Steven Kampfer: 7th man out
Upward and onward by leaps and by bounds.
With the departures of Recchi and Ryder, and the introduction of Benoit Pouliot, the forward lines for the 2011-2012 Bruins will probably undergo many changes, before reaching a point where they can be settled and allowed to age. Caron is the next likely candidate for a forward slot, with Spooner and Knight are potential OHL-returnees with the outside chance.
Equally fascinating will be the Bruins defensemen. The heart of Claude Julien’s system has always rested with his shutdown (not by style, but by edict) defenders. From Zdeno Chara onward, it was a team built from the back-end up.
This brings us to Steven Kampfer, 22 year-old Bruin and University of Michigan alumni (did the full four years, too) and USHL product. He did six games in the minors with Providence at the end of his senior year, producing one goal, two assists. He was assigned to Providence to start the 2010-2011 season, but when injury brought now-Jet Mark Stuart down, he jumped right on in. He tallied five goals, five assists, then ping-ponged around a bit after the Kaberle acquisition. He finished out the regular seasons with the Baby Bruins, had a knee injury too, before hanging around with the team through the playoffs, practicing with them and suiting up at the end of the Finals. He may not have played a playoff game, but surely the experience was a valuable one.
He followed a longer road to hockey, one that involved schooling and a trade to the Bruins from the Ducks who originally drafted him 97th overall in 2007. He suffered a horrific attack during a Michigan-Michigan State game. It was an attack that prompted his father to force entry into the Michigan State locker room and physically confront the player responsible. This checkered history is not something the Boston media have ventured into. Earlier that school-year he was involved in an off-ice altercation, one that landed him the hospital and later had him testifying in court that an argument between he and an ex-girlfriend resulted in him grabbing her arm, until another student and bar-goer stepped in. Suffice to say, young Kampfer has managed to rebound and move forward. He’s been through a lot, and it seems it emboldened him in his NHL career and granted him a maturity some 22 year-olds might not have.
Kampfer’s first NHL goal.
Kampfer showed spark and pep during his time with the Big Bruins. His offensive ceiling appears to be rather high, but it seems like the risks of pinching in and learning to eliminate sloppy turnovers are things he will need to become better versed in if he envisions a more permanent NHL role. He is a slick-passer and is quick on his feet. He has great instincts and from his five goals this season, he definitely knows when to drive to the net and exploit a vulnerable goalie, or when to hold. He tangled up in a fight, too, in that wild Montreal game. Throws hits and shoves guys in the neutral zone. He is on the smaller side, but that clearly hasn’t inhibited his play. He is swift and slippery. I think it’s entirely possible he becomes a key, puck-moving defensemen. Problem is, there’s a log-jam at the moment. The Bruins brought in Joe Corvo from Carolina, with Kaberle since departed. Corvo is a solid NHLer. None of the Bruins’ other five defensemen will be headed anywhere. That leaves Kampfer the odd-man out. Does he start in Providence? Does he tag along with Boston in reserve? He’s just $587,500 against the cap, easily managed. But what’s right for him, for his development?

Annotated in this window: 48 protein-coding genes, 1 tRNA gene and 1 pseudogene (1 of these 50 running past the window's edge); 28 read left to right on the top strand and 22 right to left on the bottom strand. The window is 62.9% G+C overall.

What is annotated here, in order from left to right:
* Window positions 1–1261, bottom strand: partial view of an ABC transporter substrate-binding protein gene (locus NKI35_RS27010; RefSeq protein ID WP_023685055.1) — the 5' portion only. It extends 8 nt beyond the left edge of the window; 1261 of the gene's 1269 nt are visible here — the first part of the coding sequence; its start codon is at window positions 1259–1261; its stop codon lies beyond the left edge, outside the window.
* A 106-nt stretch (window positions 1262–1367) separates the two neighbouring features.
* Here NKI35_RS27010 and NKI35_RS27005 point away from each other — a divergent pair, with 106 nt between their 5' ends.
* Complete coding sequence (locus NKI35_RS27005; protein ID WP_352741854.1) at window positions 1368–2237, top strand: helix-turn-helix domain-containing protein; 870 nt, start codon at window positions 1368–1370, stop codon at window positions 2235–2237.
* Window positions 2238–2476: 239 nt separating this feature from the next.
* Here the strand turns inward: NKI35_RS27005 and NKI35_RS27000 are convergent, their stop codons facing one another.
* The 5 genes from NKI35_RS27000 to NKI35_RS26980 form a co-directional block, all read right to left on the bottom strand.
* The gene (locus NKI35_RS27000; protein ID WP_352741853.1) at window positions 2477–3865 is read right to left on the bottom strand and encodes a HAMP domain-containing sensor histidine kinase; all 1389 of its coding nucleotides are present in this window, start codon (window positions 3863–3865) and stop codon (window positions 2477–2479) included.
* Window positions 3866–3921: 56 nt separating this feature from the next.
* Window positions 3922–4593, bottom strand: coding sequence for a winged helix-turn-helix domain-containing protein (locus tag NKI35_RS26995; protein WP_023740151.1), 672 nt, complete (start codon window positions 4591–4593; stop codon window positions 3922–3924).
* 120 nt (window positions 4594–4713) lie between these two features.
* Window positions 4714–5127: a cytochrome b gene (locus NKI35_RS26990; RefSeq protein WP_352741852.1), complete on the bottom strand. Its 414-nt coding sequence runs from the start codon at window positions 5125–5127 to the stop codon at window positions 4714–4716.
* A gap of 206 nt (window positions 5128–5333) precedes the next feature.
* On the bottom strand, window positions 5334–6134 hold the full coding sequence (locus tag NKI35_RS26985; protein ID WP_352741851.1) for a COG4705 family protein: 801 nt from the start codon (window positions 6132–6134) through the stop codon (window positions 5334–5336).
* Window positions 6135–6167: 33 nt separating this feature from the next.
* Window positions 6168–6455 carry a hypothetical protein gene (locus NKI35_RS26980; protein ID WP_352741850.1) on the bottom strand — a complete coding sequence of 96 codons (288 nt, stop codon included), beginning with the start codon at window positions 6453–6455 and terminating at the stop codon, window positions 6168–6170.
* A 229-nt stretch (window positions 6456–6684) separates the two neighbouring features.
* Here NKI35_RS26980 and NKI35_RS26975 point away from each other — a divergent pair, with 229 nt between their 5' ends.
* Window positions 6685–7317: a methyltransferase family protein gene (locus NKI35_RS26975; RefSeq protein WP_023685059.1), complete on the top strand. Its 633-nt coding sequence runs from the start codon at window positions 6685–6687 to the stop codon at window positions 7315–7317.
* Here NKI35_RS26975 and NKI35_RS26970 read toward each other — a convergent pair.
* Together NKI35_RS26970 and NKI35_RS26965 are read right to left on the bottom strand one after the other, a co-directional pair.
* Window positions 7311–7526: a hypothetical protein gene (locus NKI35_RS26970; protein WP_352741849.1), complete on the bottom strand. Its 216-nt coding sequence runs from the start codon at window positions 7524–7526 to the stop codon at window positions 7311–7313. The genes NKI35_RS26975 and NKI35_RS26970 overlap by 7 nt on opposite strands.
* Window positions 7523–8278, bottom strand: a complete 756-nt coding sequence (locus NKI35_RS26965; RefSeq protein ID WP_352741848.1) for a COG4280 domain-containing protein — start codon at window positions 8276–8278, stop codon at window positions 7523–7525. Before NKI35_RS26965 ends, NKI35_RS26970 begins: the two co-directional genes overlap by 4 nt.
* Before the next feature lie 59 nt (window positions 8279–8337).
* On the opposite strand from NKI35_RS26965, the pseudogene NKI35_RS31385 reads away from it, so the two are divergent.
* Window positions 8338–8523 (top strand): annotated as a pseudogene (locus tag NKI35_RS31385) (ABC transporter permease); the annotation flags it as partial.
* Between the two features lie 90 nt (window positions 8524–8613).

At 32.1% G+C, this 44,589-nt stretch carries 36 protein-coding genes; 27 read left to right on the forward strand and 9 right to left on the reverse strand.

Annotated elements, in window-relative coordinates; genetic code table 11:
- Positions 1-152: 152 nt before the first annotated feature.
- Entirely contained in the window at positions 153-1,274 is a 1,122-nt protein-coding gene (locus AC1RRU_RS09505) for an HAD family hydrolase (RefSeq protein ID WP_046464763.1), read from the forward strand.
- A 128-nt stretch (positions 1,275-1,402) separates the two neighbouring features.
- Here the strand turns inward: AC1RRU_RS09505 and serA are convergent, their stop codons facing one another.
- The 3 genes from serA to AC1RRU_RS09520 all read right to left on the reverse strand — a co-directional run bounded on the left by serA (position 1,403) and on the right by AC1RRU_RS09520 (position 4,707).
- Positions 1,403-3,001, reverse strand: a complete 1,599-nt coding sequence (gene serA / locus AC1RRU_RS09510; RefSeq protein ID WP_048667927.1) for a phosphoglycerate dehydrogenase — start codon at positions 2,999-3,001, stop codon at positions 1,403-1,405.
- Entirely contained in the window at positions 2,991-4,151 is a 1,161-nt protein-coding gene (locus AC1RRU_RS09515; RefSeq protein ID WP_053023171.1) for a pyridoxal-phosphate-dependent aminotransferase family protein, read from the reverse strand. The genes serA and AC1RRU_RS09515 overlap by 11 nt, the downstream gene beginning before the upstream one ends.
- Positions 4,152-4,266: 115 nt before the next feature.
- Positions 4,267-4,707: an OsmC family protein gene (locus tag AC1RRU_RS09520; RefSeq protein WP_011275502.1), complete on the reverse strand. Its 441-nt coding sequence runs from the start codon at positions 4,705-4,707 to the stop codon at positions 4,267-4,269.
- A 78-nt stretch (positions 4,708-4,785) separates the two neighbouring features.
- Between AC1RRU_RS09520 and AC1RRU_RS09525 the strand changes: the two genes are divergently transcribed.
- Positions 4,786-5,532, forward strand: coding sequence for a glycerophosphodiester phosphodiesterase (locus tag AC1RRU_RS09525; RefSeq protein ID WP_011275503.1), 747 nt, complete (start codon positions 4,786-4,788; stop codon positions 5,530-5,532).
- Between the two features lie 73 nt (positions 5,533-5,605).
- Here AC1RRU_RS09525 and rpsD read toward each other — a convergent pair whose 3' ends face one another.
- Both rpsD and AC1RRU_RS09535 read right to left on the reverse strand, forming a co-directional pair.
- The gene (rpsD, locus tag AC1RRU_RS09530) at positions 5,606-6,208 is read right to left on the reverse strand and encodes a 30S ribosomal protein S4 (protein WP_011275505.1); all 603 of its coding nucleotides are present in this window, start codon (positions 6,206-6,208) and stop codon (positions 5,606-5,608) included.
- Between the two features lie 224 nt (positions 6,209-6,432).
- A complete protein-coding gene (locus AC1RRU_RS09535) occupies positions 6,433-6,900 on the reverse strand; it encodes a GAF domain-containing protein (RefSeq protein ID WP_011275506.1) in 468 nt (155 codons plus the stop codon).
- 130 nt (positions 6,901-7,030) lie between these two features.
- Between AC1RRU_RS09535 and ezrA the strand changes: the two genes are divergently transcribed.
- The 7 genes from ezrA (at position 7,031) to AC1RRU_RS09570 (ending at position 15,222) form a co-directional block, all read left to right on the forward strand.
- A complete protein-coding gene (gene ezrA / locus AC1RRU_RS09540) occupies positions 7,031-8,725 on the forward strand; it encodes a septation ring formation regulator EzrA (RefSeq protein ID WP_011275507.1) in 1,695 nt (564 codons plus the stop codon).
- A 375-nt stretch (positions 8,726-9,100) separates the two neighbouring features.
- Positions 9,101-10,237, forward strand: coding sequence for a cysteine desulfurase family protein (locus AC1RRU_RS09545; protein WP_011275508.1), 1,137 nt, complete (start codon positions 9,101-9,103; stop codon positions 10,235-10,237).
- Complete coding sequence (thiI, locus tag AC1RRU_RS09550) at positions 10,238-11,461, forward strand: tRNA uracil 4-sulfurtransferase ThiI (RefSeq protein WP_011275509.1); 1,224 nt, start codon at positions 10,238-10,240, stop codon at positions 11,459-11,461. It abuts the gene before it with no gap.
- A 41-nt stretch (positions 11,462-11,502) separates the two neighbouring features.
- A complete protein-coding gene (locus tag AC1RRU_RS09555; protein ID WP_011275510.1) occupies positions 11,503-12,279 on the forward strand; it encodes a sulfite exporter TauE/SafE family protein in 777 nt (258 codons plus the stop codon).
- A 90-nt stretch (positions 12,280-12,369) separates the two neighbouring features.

I think experience outweighs stability at this stage, and I think he starts the season in Providence, barring some miraculous happening. He probably can’t earn a spot at training camp in September: there is actually no spot to be earned. He’ll be a top-pair man in Providence. It’s better he get increased ice-time and stay out of the press-box.When injury strikes, which it typically does, come November, he’ll be the first to get called up. I don’t think he stands to be traded at this stage, as the defense cupboards are a tad more bare than those of forwards. He is young and will be needed. Ference, Chara and Seidenberg will only be advancing in their 30s, and Kampfer will be a helpful piece of the future (which, admittedly, is a long ways away).
Kampfer has the skill and the will to be an NHL player. In the jump from NCAA hockey to the NHL (or from CHL to NHL, or KHL, wherever you were), it’s never clear how the transition will work. He made it seamlessly. But just like the Bruins’ situation at center, defense is locked. He may have to wait, but it will only improve him.
Steven Kampfer’s highlights: